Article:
After writing the post on the Templar Commanderie in France with its beautiful old stone and woodwork, I was in the mood for ruins of all kinds.
It seems we have some of our own.
We bought our sheep property about twelve years ago and one of the things that attracted us to the place, apart from it’s excellent farm soil, its wonderful hills and views, house, shearing shed and machinery shed, dams, proximity to the coast and the city etc etc etc – was the apparent history right before our very eyes.
Our farm here in Australia dates from colonial settlement of the district in the mid-1800’s. Sadly, during horrendous bushfires in 1967, the stone homestead and barn were burned to the ground. The barn was re-built in exactly the way it had stood but with more modern infrastructure.
The bones of a stables and smithy (below) are still evident and we keep them weeded and trimmed and have planted a grove of native trees close by.
The old laundry, built in convict-made bricks and attached to the side of the burned house. Until 3 years ago it was shrouded in ivy that was throttling it.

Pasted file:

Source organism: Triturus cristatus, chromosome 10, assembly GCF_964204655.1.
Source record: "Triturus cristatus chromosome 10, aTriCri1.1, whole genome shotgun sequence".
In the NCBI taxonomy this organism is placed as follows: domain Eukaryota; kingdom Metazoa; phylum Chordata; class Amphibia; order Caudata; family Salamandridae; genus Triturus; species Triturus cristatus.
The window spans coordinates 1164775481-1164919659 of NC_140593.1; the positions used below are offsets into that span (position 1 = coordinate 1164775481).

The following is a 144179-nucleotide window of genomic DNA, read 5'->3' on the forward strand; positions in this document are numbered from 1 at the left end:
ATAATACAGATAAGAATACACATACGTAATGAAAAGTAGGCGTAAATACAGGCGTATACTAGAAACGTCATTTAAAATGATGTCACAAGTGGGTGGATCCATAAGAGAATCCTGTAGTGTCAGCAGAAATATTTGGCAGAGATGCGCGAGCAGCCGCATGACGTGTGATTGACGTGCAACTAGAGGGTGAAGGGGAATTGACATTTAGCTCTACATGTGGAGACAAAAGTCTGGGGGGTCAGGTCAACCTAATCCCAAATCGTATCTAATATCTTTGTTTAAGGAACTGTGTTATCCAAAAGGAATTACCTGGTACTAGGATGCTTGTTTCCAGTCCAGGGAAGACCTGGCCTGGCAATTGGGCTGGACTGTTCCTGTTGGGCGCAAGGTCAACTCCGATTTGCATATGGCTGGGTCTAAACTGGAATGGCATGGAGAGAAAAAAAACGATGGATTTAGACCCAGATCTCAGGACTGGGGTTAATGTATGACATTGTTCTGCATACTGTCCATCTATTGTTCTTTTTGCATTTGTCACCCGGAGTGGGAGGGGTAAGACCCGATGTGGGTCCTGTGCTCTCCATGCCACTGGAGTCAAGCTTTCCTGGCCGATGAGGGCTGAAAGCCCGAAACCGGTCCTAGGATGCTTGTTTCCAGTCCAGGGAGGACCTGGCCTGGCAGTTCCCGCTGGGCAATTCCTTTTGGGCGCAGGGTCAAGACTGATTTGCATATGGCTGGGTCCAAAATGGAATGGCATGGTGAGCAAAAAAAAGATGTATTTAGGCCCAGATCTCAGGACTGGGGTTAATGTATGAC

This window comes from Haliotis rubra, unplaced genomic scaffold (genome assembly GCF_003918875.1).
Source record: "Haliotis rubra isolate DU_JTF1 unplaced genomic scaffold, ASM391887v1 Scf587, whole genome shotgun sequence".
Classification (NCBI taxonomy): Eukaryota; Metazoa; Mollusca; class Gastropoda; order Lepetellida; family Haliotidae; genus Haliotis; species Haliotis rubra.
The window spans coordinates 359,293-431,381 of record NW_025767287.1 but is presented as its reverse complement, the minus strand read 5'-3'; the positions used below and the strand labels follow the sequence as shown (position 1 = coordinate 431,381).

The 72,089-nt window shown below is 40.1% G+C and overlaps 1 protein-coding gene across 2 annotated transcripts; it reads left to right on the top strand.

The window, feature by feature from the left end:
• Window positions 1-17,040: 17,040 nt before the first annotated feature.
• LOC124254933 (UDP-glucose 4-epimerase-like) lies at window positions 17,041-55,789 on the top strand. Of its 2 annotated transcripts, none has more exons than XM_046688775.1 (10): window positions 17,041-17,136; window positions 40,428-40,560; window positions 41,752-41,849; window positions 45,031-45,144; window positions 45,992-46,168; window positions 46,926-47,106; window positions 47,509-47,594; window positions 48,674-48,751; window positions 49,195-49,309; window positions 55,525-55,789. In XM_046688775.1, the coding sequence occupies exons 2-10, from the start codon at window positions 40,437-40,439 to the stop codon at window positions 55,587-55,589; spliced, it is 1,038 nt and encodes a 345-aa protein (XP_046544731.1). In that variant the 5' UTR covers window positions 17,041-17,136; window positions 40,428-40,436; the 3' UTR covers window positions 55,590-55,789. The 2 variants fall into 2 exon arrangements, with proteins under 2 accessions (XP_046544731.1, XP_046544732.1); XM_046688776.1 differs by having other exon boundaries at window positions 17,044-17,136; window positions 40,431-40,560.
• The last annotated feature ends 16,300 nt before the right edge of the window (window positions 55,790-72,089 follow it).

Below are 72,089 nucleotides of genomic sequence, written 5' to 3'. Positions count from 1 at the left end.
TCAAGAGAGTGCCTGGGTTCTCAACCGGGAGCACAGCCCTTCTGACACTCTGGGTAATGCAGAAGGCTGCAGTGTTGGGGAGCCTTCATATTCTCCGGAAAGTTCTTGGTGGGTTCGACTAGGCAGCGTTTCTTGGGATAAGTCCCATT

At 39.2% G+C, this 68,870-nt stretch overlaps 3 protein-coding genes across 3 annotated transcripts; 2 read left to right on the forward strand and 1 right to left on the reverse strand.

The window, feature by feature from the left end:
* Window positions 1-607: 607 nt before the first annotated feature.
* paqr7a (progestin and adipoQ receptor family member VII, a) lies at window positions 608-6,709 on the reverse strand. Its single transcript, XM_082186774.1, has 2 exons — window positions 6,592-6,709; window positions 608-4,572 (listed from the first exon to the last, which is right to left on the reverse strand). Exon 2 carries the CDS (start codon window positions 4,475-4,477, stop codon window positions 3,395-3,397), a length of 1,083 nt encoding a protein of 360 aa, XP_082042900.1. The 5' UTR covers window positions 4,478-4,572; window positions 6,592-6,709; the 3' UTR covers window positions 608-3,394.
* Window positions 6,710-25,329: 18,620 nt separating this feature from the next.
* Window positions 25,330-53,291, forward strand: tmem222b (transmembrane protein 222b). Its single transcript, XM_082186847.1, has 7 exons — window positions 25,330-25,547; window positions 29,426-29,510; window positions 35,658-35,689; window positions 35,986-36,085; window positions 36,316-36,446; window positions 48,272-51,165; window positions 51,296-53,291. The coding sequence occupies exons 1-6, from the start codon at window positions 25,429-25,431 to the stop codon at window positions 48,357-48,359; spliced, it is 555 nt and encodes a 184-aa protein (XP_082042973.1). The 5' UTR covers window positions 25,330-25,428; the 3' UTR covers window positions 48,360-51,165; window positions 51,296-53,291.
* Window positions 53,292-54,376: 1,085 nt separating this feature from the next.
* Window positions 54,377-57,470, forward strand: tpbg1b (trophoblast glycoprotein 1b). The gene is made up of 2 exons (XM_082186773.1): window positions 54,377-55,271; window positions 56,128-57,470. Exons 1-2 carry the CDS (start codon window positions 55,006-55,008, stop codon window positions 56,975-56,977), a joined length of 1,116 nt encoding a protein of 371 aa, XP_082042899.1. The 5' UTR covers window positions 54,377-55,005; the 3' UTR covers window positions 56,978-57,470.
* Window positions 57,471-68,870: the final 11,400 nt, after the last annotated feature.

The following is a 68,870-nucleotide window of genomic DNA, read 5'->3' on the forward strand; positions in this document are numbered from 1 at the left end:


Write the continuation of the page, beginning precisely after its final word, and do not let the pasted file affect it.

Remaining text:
We pulled all the ivy away, knowing that it would then only be a matter of time before wind and weather knocked the whole thing over. But the bricks will be re-used when that happens, for something beautiful round the home precinct.
More stables, one ruin of which we turned into a sheltered dog enclosure for working dogs.
The back wall now forms a magnificent wall within the house garden but like the old laundry, the stone is beginning to fall and we know we shall have to rebuild it in the next couple of years. It will be a job worthwhile as it’s a fabulous backdrop to the garden on the other side.
The Rabbito’s shack.
In the Great Depression, trappers travelled from property to property to cull rabbits, possums and wallabies. A shack was invariably built in which they would stay and this one will be moved back a few metres and rebuilt next year when the dam behind it is enlarged ready for irrigation.
Very basic. One room with a platform high up near the rafters to sleep on.
A fireplace – again in a bad way.
The massive lintel from over the fireplace.
A table made of old fence posts.
I know we can never claim the sheer excitement of having twelfth century ruins on the farm, but given Australia’s recent history, (as opposed to the millennia long history of our original inhabitants), we figure we’re quite fortunate to have our own form of colonial record.